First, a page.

Same-Sex Marriage Case Study

1578 Words 7 Pages
Findings
Crosstab
Figure 1 presents the level of perceived impact of same-sex marriage by racial categories. Overall, 56% of the respondents perceive same-sex marriage to have a large impact on their personal lives, while 28% some (moderate levels of) impact and 16% expect little to no impact. A higher proportions of respondents expect a large impact among those who identify as Hispanic/Latino (60%), Native American (61%), and multiracial (63%). Among black respondents (both those who only identify as black and multiracial blacks), approximately 16% expect little to no impact of same-sex marriage on their lives, 30% some impact, and 51% a large impact—lowest proportion of respondents expecting a large impact among all racial categories. This
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Overall, most respondents consider sexual identity to be more important (43%) or both identities to be equally important (37%). While most (61%) of respondents who perceive same-sex marriage to have a large impact on their lives consider their sexual identity to be more important than racial identity, only 43% of respondents who consider their racial identity over sexual identity in salience do the same. Among race categories, black (including multiracial blacks) and Native American respondents have higher percentages of respondents than other racial groups or the overall sample population who consider their racial identity to be more important than sexual identity (32% and 28% each and 30% of multiracial blacks compared to 21% of the overall sample population). Taken together, black LGBTs stronger racial identity salience than other LGBTs may influence their perceived level of impact of same-sex marriage, and therefore, require a separate analysis to better understand the unique relationship between their identities and perception of …show more content…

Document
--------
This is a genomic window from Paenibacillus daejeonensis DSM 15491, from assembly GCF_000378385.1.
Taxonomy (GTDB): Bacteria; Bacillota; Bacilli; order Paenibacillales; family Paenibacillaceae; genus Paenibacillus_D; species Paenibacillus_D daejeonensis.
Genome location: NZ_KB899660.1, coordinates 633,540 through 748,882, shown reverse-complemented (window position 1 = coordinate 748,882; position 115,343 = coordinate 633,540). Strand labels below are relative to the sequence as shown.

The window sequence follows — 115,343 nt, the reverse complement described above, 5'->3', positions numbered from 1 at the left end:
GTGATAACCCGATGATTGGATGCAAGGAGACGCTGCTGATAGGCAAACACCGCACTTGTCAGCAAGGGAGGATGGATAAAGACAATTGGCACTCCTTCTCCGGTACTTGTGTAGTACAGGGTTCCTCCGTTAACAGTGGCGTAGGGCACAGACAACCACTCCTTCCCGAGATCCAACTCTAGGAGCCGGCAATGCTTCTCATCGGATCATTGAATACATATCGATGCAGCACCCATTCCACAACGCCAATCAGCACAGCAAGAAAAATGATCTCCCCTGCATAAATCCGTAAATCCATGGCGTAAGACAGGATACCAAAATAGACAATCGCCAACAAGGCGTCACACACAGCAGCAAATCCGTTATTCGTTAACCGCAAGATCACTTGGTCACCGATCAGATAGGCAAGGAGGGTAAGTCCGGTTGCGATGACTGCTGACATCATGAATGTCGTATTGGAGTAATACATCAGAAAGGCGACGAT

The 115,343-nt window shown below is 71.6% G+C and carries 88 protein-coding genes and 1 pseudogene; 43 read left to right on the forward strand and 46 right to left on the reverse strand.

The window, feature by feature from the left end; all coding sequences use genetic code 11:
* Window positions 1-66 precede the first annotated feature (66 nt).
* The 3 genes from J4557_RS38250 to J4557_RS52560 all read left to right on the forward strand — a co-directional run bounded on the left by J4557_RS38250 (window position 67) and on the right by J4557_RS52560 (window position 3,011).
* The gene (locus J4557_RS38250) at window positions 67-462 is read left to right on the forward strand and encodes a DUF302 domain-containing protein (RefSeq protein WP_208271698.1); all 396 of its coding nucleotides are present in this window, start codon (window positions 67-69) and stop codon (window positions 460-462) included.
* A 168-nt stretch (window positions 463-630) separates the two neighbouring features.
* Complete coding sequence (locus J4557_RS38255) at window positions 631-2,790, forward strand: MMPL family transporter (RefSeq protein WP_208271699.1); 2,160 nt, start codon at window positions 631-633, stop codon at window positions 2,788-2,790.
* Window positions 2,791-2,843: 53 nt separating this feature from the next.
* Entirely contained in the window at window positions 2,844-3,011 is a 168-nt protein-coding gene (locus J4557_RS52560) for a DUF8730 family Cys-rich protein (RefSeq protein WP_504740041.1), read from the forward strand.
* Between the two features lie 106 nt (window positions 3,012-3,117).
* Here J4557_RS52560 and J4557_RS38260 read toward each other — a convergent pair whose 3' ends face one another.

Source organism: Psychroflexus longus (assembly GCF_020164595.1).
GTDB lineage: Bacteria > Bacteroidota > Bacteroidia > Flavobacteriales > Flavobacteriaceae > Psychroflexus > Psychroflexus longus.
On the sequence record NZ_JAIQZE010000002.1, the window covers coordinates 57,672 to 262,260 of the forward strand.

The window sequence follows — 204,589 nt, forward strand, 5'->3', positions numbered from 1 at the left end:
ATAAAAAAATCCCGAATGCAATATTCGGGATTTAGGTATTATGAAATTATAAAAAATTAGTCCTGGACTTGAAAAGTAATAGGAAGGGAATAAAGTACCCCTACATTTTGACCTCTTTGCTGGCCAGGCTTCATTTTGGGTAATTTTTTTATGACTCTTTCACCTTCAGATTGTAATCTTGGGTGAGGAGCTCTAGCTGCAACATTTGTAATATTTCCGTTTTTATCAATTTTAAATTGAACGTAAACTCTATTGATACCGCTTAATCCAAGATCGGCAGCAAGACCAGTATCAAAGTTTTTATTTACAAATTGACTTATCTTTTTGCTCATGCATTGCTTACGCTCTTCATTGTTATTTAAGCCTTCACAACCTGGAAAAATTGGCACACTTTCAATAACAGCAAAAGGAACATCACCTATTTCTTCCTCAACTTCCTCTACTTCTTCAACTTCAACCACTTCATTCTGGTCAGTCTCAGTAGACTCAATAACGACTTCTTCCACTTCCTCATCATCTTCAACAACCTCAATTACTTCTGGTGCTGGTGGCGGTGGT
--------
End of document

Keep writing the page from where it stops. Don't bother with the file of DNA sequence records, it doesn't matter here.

Respondents who prioritize their racial identity over sexual identity in importance are significantly less likely to perceive a large importance of same-sex marriage. Again, the effects of relative identity salience indicate that black LGBTs racial and sexual identities provide heterogeneous frames regarding the impacts of same-sex marriage, confirming Hypothesis 1. Furthermore, respondents’ experiences of possible racial discrimination in the LGBT community have no effect on their perception of same-sex marriage, but respondents who report having experiences of possible discrimination based on their LGBT statuses significantly higher likelihood in perceiving a large impact of same-sex marriage with 13% higher odds. These findings indicate that black LGBTs collective LGBT identity is invoked when they have experiences of LGBT identity-based discrimination and in turn, affects their perception of same-sex marriage, providing evidence in support of Hypothesis 2. However, the fact that previous experiences of racial discrimination do not have the same effects was unexpected; this may indicate that black collective identity invocation has limits in the ways in which they affect which cultural frame is to be dominant when black LGBTs consider LGBT-specific social issues like same-sex

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